Let me get the practical reasons out of the way as to why you, guys, should spend more on clothes (I know I don’t need to convince the girls): better quality clothes last longer, men’s fashion is timeless, it fits better, it feels better. In other words, you get what you pay for.
My dad still has a pair of Salvatore Ferragamo shoes he purchased over 20 years ago and they are still in great condition. I have my first pair of men’s shoes that I got for my first job out of college. That was more than 6 years ago. These puppies have been through a lot, too — I wore them multiple times a week through the elements, on the Metro, on the streets, and they still look great.
For instance, if good fortune permits, these will be mine one day. Splurge on them here.
As for the less tangible reasons — nothing will make you walk taller or with more confidence than a great fitting suit, slick pair of shoes, and a great shirt and tie combo. People will notice, too. And you never know who you are going to run into — first impressions go a long way. Then, dressing well is the least you can do for your girlfriend or wife, isn’t it? Finally, you are a man. It is time to dress like one. T-shirts, sweatshirts are better left for the gym.
This whole look created by Paul Stuart is it:
Side note: every man should own a polka dot tie. Nothing more classic. Nothing more stylish. Grab one from Polo Ralph Lauren’s Purple Label line:
Every guy must also splurge on a great Navy Blazer — also by Polo Ralph Lauren (Ralph is my go-to for everything):
Now, obviously good clothes cost a pretty penny. It may help to look at it as an investment. You will be wearing them for the next ten or twenty years (assuming our beer bellies stay put). However, if you cannot bring yourself to pay up, at least try the expensive clothes on. Note how the fabric feels, how the piece fits, how it is constructed. Then, search for items more in your price range that come as close to the high-end stuff as possible.
One major caveat to this rule: fit is equally important, if not more important than anything else. The cheapest quality suit will outshine the finest, most expensive one that is ill-fitting. Always look for pieces that require the least amount of tailoring/fit your body type off the rack. Focus on fit is a fundamental component of dressing better.
Adhering to rule number one will give you a head start on this more abstract rule. What you wear on the outside is a clear reflection of who you are on the inside. You surely consider yourself to be a fun, cool guy, so your clothes should reflect that.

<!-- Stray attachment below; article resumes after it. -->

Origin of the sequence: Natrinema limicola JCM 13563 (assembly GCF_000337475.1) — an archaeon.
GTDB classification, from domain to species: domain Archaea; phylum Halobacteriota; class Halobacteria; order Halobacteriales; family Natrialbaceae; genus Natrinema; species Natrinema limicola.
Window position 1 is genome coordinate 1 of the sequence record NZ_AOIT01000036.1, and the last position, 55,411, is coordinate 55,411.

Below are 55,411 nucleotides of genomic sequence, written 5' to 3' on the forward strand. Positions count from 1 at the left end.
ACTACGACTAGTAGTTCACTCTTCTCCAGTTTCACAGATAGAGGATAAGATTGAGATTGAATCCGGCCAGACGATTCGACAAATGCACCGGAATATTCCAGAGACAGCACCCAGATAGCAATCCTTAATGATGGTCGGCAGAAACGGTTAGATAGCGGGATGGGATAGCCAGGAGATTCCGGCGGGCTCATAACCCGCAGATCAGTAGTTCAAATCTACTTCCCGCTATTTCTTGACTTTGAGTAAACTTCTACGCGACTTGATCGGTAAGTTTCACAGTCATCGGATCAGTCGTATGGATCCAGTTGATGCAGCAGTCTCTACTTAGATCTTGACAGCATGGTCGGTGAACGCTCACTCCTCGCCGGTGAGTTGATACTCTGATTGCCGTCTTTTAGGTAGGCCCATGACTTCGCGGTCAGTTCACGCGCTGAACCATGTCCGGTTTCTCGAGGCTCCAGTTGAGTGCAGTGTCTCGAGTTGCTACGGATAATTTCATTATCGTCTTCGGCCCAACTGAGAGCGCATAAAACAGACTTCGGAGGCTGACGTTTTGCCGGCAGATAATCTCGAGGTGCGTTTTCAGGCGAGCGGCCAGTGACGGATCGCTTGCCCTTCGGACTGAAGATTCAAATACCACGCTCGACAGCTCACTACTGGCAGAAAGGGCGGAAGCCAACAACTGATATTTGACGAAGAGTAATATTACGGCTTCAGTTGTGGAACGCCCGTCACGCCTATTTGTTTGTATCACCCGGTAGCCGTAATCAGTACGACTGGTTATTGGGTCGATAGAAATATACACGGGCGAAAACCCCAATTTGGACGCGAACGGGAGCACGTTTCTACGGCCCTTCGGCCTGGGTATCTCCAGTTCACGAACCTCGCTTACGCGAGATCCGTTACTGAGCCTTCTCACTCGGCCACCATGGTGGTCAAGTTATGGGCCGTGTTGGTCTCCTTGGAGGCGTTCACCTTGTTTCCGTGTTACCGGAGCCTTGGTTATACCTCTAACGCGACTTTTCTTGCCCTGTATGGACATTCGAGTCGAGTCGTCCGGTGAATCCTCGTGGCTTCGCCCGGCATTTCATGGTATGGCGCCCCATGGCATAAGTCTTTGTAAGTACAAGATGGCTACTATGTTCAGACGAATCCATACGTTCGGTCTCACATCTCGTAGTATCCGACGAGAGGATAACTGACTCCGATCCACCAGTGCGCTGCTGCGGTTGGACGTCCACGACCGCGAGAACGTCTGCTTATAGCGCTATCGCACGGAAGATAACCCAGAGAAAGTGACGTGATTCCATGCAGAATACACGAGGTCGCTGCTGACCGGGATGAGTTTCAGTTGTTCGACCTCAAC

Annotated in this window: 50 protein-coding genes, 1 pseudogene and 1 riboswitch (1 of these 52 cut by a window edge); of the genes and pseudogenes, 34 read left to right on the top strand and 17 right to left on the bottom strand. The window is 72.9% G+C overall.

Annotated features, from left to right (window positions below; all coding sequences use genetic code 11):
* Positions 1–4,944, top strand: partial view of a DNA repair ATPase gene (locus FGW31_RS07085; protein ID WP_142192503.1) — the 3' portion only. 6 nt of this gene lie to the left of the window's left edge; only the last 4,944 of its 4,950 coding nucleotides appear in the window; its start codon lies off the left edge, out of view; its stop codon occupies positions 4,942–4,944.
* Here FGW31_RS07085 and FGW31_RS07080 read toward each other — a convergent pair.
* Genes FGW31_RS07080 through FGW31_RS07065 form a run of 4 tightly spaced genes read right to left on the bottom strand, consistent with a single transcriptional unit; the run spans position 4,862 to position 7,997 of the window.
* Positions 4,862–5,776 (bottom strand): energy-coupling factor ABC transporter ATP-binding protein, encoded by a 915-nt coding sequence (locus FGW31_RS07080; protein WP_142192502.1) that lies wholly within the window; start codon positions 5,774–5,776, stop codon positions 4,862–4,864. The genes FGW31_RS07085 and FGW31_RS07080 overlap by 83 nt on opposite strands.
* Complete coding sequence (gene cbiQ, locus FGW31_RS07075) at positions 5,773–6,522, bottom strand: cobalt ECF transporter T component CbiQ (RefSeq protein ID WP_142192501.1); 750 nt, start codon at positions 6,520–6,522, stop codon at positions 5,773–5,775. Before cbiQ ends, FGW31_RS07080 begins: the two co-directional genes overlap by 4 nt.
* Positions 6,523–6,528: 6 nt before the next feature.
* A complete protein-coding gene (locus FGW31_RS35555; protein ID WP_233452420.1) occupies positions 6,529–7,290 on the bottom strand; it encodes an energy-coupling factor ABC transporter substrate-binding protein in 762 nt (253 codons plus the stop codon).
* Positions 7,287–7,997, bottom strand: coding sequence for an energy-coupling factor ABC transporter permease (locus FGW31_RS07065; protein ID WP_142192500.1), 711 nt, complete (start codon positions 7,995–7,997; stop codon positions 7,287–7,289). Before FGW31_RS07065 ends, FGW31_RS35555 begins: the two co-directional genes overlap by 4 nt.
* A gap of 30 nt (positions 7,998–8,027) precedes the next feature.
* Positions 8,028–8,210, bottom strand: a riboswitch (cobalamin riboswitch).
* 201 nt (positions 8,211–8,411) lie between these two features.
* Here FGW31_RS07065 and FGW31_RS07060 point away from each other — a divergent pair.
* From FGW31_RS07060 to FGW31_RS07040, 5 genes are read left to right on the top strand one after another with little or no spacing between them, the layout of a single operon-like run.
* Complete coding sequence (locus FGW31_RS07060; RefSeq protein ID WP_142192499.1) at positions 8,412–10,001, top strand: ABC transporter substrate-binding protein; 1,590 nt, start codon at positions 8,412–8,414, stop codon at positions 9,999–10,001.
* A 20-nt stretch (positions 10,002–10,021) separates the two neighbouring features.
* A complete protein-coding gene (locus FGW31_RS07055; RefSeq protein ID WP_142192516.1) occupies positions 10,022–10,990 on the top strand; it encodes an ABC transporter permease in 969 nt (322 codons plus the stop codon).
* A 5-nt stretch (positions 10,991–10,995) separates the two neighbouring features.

My dad wore a pair of bright magenta argyle socks with his tux at our wedding. He is often sporting seersucker, khakis embroidered with wire hair fox terriers, and bowties. My style tends to follow suit (EH?!) — this apple didn’t fall far from the tree.
Obviously classic preppy is my personal style and yours may fall towards the more modern or more alternative. No matter what your style is, you can still have fun with your wardrobe.
Oftentimes, an easy, cheap way to interject some “fun” into your closet can be through “add-ons” (or, as girls call them, accessories). Add-ons, which is not a technical term by any means, can range from socks to belts to pocket squares to tie clips to cufflinks and much, much more.
Socks are an easy way to inject your own style into your wardrobe — check these out from Pantherella.
The Fashion Magpie recently picked up this great belt for me from Sir Jacks. And if you are not into oysters, they also have belts with clams, fish hooks, foxes, and skull & crossbones.
Every guy should have a high quality navy blazer, and what better way to personalize it than with some cufflinks or buttons from Ben Silver:
Sweat the small stuff. The details can make an ordinary ensemble look extraordinary. A tie clip, tie bar, or any other small add-ons can pull a look together instantly.
This little guy? Be sure to add a little gangster lean by angling it for extra style. (From Brooks Brothers.)
How about another “good fortune” piece like the Crocodile loafers above? By Patek Philippe.
So, that about wraps up my first post — thank you for making it this far! Before I sign off, I have a few final words:
To the guys — I know you may have balked at some of my suggestions above, but at the very least I hope I encouraged you to approach your own style with a little more thought. And while there are many, many more rules that apply to men’s fashion, I think these few tips imparted upon me by my father should help you dress with a little more style and a little more confidence.
To the girls — I hope you encourage the men in your lives to start having a little more fun with their wardrobe. Also, please don’t worry: everything will be back to normal next Monday. Thanks so much for taking the time to read my post and an even bigger thank you for being such great fans of my wife’s blog — you don’t know how happy it makes me to see how happy this blog makes her.
To my father — thank you so much for everything you have taught me in life. The rules outlined above pale in comparison to all the other, more important life lessons you have taught me that have helped me become the man I am today.